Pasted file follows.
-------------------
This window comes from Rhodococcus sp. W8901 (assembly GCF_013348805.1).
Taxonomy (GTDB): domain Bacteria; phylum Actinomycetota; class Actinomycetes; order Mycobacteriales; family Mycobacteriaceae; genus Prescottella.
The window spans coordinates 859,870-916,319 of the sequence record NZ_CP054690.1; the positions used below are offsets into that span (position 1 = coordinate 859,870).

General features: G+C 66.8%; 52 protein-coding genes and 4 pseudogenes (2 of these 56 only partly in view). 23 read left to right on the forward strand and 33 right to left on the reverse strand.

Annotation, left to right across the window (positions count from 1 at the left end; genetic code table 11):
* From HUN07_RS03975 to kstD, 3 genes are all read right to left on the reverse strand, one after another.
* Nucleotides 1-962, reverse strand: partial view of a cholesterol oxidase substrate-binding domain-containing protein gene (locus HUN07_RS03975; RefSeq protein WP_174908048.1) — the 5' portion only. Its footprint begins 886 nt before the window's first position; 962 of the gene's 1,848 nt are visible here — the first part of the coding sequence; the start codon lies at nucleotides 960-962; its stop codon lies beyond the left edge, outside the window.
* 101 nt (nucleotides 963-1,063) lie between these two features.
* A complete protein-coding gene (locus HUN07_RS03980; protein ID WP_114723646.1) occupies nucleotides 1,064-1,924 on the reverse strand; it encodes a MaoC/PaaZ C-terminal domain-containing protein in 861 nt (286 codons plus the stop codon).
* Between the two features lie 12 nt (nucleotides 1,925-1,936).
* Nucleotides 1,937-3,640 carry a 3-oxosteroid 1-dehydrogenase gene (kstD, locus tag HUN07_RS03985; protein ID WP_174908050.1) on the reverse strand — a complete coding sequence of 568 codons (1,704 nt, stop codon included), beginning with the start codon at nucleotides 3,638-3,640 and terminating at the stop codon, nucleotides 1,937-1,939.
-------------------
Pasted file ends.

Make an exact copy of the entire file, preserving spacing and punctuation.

This window comes from Rhodococcus sp. W8901 (assembly GCF_013348805.1).
Taxonomy (GTDB): domain Bacteria; phylum Actinomycetota; class Actinomycetes; order Mycobacteriales; family Mycobacteriaceae; genus Prescottella.
The window spans coordinates 859,870-916,319 of the sequence record NZ_CP054690.1; the positions used below are offsets into that span (position 1 = coordinate 859,870).

General features: G+C 66.8%; 52 protein-coding genes and 4 pseudogenes (2 of these 56 only partly in view). 23 read left to right on the forward strand and 33 right to left on the reverse strand.

Annotation, left to right across the window (positions count from 1 at the left end; genetic code table 11):
* From HUN07_RS03975 to kstD, 3 genes are all read right to left on the reverse strand, one after another.
* Nucleotides 1-962, reverse strand: partial view of a cholesterol oxidase substrate-binding domain-containing protein gene (locus HUN07_RS03975; RefSeq protein WP_174908048.1) — the 5' portion only. Its footprint begins 886 nt before the window's first position; 962 of the gene's 1,848 nt are visible here — the first part of the coding sequence; the start codon lies at nucleotides 960-962; its stop codon lies beyond the left edge, outside the window.
* 101 nt (nucleotides 963-1,063) lie between these two features.
* A complete protein-coding gene (locus HUN07_RS03980; protein ID WP_114723646.1) occupies nucleotides 1,064-1,924 on the reverse strand; it encodes a MaoC/PaaZ C-terminal domain-containing protein in 861 nt (286 codons plus the stop codon).
* Between the two features lie 12 nt (nucleotides 1,925-1,936).
* Nucleotides 1,937-3,640 carry a 3-oxosteroid 1-dehydrogenase gene (kstD, locus tag HUN07_RS03985; protein ID WP_174908050.1) on the reverse strand — a complete coding sequence of 568 codons (1,704 nt, stop codon included), beginning with the start codon at nucleotides 3,638-3,640 and terminating at the stop codon, nucleotides 1,937-1,939.